The conductive polymers may further include at least one of the group selected from styrene, vinylidene chloride, acrylic acid, methacrylic acid, itaconic acid, itaconic esters or butadiene.
The most useful polymers for embodying the invention are generally those having an average molecular weight of about 103 to 106.
In the antistatic layers in accordance with this invention amounts of conductive polymer expressed in solid matter varying from 0.0001 to 10 g/m2 may be added and more preferably from 0.001 to 1 g/m2.
Instead of or in addition to conductive polymers, the antistatic layers may comprise antistatic compounds.
Especially preferred antistatic compounds to be used in accordance with this invention are fluorinated compounds, in particular fluorinated surfactants, like e.g. perfluorocaprilic acid or its salts and hydrophilic polymers with polyoxyethylene units and a terminal fluorinated group.
A preferred useful fluorinated compound for use in accordance with this invention is a group with oxyethylene groups that can be represented by the formula
RF --A--X (I)
RF stands for a partly or wholly fluorinated hydrocarbon chain comprising at least 3 fluorine atoms,
A stands for a chemical bond, a bivalent hydrocarbon group including a bivalent hydrocarbon group interrupted by one or more hetero atoms, or the group --COO, --CON(R)--, --SO2 N(R)-- or SO2 N(R) CO wherein R is hydrogen or alkyl comprising from 1 to 5 C-atoms,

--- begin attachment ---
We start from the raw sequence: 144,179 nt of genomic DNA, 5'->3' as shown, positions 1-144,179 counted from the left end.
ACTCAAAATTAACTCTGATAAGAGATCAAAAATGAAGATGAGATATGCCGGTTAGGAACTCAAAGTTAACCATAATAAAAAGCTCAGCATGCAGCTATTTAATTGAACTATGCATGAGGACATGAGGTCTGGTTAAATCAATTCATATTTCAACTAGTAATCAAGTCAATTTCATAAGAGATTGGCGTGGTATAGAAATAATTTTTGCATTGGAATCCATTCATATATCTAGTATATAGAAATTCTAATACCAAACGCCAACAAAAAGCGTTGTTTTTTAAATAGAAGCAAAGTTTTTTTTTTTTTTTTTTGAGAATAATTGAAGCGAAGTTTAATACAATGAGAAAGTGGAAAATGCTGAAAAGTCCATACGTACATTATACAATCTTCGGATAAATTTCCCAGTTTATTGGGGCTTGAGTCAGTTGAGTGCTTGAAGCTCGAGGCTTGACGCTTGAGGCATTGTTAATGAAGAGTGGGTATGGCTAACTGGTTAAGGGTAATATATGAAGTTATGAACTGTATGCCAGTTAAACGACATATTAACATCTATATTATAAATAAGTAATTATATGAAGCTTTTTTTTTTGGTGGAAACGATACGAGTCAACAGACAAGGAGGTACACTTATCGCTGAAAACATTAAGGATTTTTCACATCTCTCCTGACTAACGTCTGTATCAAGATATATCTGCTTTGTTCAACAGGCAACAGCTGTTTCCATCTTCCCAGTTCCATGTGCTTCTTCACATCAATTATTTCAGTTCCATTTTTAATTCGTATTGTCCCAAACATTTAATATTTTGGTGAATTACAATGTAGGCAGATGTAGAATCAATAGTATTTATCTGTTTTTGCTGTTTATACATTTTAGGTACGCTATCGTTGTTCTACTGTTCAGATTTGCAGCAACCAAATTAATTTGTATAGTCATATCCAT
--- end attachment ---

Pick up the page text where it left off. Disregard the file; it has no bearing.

X stands for a hydrophilic oxyalkylene group containing one or more oxyethylene groups.
Further any of the generally known polyethylene oxide polymers is useful as an antistatic agent for use according to the present invention; a preferred antistatic agent is a polyethylene oxide compound corresponding to formula (II)
R--O--(CH2 CH2 O)n --H (II)
wherein n is an integer of at least 4 preferably between 8 and 30 and R represents a long chain alkyl or alkylaryl group having at least 10 C-atoms as e.g. oleyl.
Different antistatic agents as described hereinbefore may be present as mixtures in the antistatic layer(s) in this invention, the mixtures being the same or different for the different antistatic layers.
The antistatic layers in accordance with this invention may further contain a latex. Such latexes preferably contain an acrylate or a methacrylate component esterified with an alkyl group in the polymer molecules thereof. Examples of such latex components include e.g. methyl acrylate, ethyl acrylate, butyl acrylate, methyl methacrylate, ethyl methacrylate and butyl methacrylate.